The 2003 recall is a result of a petition drive by Ted Costa, an anti-tax activist from Sacramento, Calif. Costa declared that he was fed up with the governors lack of fiscal responsibility. In a Feb. 5 interview with the Washington Times, Costa stated that the recall represents the people of California saying we are sick and tired of being asked to pay the bills for everything [Davis] comes up with. ... We are recalling him for gross mismanagement of the state's finances."
Costa is correct in stating that the budget spending in California has risen out of control. According to the 2003-2004 governors budget summary, published by the California Department of Finance, the states budget deficit currently stands at $34.6 billion dollars. While this is certainly an exorbitant sum, the budget situation does not warrant the recall of Governor Davis.
For a governor to be recalled, California law requires that 12 percent of the individuals who voted in the last election must endorse the petition for a recall election. Since there were more than 7.4 million voters during the last gubernatorial election in California, held in 2002, Costa needed at least 897,158 signatures. He collected more than 1.6 million signatures. While this number may seem quite large, we must consider that there were more than 7.4 million ballots cast in the 2002 California gubernatorial elections. Therefore, the California recall is proceeding with the support of only 21 percent of registered voters.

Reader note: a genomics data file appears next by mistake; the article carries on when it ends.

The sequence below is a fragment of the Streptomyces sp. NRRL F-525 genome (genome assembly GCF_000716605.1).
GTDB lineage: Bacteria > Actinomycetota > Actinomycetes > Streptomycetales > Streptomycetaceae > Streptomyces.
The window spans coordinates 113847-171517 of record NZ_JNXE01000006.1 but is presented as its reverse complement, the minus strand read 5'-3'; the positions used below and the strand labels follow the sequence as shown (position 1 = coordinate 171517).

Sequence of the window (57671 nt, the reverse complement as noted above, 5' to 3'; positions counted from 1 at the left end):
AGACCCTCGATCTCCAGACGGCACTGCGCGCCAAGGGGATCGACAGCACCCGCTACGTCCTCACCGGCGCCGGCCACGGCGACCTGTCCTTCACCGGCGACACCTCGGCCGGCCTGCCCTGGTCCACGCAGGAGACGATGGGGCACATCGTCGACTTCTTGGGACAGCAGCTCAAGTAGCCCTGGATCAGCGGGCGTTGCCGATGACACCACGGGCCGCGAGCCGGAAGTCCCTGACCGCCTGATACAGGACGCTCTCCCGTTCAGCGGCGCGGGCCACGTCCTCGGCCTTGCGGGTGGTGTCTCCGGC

While the fact that roughly one-fifth of Californians have voiced their opinion and stated that Davis should be recalled should make Davis take notice, it is not sufficient for him to be recalled. In fact, the recall of a governor is nearly unprecedented. The only gubernatorial recall in U.S. history occurred in 1921, when Lynn J. Frazier, Governor of North Dakota, was recalled.
Not only is the recall rare and unwarranted, but according to the San Jose Mercury News, it is also costing the state of California an estimated $35 million. While supporters of the recall claim that Davis is fiscally irresponsible, the high cost of the recall would seem to suggest that he is not the only one spending too much money.
Less than a year ago, in Nov. 2002, Davis received 48 percent of the votes cast in a six-candidate election, returning him to the governors office. In roughly three years, when Davis term expires, Californians will be able to exercise their democratic freedom and elect a new governor. Until then, Davis should be allowed to remain in office.